Human perceptions, attitudes and knowledge shape the urban environment. Cities globally have replaced the natural habitat with one to suit human needs. Native species that have managed to survive this change have adapted to the new environment (e.g. Racoons in North America) or are reliant on remnant habitat patches (e.g. freshwater turtles in a wetland). Species survival is dependent on the range and quality of resources available but can also be affected by direct interaction with humans.
This study investigates Chelodina colliei, the only native freshwater turtle species in Perth, Western Australia. Like many other wetland species, this turtle’s habitat is isolated in a sea of urban sprawl. Through the investigation of the size and distribution of C.colliei’s populations, and the use and resources available in and around anthropogenic and natural wetlands, we were able to identify key factors that affect their survival. Surveys of residents indicating how, when, why and where humans interact with this species, enabled us to identify the positive and negative impacts of human activities and behaviours on turtles.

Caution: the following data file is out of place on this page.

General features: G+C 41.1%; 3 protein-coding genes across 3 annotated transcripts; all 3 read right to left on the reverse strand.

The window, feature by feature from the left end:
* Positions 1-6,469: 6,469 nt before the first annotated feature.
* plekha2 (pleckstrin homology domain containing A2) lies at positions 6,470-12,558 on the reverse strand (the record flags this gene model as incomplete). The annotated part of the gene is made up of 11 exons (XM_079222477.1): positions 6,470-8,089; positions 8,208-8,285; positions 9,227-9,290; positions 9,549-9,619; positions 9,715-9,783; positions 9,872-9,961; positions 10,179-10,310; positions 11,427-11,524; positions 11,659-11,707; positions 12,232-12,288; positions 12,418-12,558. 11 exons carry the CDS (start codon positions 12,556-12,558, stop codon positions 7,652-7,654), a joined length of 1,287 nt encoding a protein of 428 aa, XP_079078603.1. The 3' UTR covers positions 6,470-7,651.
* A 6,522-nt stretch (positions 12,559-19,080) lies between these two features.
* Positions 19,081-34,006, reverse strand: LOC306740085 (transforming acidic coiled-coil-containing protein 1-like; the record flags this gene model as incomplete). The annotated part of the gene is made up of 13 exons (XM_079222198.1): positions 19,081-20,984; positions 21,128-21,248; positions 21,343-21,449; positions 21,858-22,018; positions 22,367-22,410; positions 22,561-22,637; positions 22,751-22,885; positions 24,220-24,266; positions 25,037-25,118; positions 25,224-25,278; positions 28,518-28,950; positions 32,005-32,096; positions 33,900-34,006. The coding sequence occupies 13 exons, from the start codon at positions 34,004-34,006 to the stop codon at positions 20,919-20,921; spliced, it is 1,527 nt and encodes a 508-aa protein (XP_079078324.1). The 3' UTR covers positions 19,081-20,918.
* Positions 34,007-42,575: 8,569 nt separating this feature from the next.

By understanding human-turtle interactions, resource availability and urban hazards, sustainability of turtle populations can be promoted through environmental restoration, modification of the built environment and by improving human appreciation of local native species. This fresh approach to exploring the urban ecology of C.colliei allows us to ascertain how local-scale human interaction can influence the survival of turtle populations and to build a holistic picture to inform freshwater turtle conservation and management within the urban ecosystem.